All of this speaks to a more systemic, relational and material approach to understanding professionalism. In our own project examining professionals’ use of social media use, we are registering the competing discourses of online ‘professionalism’ that are afoot. But we also are trying to trace the new possibilities for practice, and the new professionalisms, that may be emerging.
This article now available:
Fenwick T. (Forthcoming/Available Online). Social media, professionalism and higher education: a sociomaterial examination, Studies in Higher Education. DOI: http://dx.doi.org/10.1080/03075079.2014.942275
Full text in STORRE: http://hdl.handle.net/1893/21294
Christmas, S. and Millward, L. 2011. New Medical Professionalism: A scoping study. London: Health Foundation, available online at: http://www.health.org.uk/publications/new-medical-professionalism/
Evetts, Julia. 2011. Sociological analysis of professionalism: past, present, future. Comparative Sociology 10, no.1: 1-37.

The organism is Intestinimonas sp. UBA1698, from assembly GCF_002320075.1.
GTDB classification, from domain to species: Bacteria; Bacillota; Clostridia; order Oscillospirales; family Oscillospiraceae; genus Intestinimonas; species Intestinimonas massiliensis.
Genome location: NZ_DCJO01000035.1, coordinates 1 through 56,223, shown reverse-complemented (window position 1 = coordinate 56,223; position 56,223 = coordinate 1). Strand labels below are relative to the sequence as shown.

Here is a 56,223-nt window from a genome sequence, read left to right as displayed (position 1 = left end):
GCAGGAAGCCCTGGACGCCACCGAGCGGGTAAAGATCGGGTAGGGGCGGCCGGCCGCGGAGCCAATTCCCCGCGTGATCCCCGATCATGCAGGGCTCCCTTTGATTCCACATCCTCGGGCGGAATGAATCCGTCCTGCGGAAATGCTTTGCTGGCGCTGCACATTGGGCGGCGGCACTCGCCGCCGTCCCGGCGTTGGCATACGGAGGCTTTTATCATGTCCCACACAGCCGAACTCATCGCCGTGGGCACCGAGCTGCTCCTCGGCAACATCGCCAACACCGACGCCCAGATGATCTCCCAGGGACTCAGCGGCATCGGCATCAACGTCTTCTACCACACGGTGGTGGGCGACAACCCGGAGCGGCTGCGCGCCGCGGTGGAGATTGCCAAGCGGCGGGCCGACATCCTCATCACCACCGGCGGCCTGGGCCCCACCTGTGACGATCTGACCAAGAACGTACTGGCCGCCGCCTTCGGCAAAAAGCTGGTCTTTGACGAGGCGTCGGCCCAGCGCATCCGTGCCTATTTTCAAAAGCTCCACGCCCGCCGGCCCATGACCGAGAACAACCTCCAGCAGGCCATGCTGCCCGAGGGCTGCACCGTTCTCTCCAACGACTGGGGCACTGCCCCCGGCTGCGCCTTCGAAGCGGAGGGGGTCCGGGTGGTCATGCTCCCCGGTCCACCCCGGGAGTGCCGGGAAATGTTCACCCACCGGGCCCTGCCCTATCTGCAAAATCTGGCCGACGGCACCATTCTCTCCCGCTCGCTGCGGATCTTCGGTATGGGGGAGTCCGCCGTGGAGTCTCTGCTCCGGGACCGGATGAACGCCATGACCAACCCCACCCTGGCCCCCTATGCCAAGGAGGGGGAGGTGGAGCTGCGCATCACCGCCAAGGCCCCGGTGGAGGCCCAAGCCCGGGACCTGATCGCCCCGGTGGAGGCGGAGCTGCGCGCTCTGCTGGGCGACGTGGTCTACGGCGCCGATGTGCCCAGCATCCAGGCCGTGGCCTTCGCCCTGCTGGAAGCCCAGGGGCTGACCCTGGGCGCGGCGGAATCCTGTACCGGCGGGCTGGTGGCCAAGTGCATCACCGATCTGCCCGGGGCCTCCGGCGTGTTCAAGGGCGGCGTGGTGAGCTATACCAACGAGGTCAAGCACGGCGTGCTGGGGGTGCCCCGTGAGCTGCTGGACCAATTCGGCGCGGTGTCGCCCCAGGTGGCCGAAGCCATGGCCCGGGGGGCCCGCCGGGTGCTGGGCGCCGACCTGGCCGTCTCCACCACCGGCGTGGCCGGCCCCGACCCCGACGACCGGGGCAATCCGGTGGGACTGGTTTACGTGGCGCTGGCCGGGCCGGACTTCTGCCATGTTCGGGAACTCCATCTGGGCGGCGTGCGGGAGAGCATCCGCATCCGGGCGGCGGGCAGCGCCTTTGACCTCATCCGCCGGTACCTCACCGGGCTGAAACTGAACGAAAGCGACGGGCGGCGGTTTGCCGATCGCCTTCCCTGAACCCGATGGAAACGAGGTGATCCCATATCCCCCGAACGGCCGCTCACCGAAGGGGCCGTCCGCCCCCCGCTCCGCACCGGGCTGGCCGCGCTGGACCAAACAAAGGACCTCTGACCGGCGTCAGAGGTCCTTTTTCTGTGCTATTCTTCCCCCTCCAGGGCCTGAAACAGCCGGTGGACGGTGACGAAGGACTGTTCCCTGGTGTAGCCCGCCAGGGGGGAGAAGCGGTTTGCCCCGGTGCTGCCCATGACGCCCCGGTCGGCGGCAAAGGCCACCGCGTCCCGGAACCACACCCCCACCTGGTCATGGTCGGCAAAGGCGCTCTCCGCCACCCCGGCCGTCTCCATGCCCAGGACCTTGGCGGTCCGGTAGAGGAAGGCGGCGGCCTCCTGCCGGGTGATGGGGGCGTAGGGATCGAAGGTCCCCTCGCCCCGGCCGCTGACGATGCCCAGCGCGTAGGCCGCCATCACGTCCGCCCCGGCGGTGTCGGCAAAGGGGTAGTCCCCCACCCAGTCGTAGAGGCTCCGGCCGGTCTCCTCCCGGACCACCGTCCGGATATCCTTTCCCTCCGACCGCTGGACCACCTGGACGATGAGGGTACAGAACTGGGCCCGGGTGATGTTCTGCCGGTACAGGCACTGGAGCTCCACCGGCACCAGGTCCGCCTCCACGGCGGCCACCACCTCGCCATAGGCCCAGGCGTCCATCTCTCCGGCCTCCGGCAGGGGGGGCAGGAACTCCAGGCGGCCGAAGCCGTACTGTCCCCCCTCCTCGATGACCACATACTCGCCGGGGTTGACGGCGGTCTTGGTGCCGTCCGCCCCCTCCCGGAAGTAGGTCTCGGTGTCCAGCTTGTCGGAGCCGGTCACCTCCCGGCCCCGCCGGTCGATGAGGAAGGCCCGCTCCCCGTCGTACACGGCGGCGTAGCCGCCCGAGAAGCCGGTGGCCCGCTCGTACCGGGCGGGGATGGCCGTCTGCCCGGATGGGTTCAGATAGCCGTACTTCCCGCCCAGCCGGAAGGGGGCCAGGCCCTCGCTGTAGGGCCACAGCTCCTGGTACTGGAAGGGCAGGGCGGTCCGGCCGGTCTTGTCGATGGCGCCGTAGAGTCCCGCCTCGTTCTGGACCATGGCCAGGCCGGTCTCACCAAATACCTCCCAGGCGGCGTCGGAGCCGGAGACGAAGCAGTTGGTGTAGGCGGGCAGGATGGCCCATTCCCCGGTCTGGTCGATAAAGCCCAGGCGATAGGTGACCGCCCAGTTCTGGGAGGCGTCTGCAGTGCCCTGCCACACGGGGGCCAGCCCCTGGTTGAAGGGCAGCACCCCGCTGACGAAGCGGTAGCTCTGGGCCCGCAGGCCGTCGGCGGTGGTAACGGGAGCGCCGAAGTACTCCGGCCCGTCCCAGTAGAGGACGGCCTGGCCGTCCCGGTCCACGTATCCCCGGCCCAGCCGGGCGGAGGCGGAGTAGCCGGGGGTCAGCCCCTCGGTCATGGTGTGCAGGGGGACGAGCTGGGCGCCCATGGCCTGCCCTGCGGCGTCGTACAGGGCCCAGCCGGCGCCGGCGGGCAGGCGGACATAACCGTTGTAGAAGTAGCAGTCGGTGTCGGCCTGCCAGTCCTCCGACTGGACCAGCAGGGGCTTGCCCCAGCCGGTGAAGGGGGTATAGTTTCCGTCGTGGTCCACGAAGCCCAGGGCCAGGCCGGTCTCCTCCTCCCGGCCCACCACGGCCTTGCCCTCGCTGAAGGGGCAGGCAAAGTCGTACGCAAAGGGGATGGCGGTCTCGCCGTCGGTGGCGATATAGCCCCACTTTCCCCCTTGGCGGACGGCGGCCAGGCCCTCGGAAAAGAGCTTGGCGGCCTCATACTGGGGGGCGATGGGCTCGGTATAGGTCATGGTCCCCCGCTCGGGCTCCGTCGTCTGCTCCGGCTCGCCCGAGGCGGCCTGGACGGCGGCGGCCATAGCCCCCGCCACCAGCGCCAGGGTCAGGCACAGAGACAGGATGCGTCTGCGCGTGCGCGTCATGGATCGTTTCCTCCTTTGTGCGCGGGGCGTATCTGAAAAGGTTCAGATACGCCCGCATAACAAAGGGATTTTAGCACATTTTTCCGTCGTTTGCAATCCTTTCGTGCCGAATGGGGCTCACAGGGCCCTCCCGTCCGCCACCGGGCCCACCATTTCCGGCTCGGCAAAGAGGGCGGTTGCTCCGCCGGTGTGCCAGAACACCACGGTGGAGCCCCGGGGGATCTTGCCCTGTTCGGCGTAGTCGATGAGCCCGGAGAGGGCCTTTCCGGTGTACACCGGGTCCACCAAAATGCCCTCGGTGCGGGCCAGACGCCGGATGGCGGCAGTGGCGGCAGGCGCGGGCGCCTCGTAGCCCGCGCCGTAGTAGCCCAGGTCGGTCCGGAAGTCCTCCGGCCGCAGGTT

Fournier, Valerie. 1999. The appeal to “professionalism” as a disciplinary mechanism.
Social Review 47, no. 2: 280–307.
Lewis B. 2006. Medical professions and the discourse of professionalism. In Professionalism in Medicine: Critical perspectives, ed. D. Wear and J.M. Aultman, 149-161. Netherlands: Springer.
May, Larry. (1996). The socially responsible self: social theory and professional ethics. University of Chicago Press.
Munro, Eileen. 2011. The Munro review of child protection: final report. UK: Secretary of State for Education (available at http://www.education.gov.uk/publications
Stronach, Ian, Corbin, B., McNamara, O. Stark, S., and Warne, T. 2007. Towards an uncertain politics of professionalism: Teacher and nurse identities in flux. Journal of Education Policy, 17, no. 1: 109-138.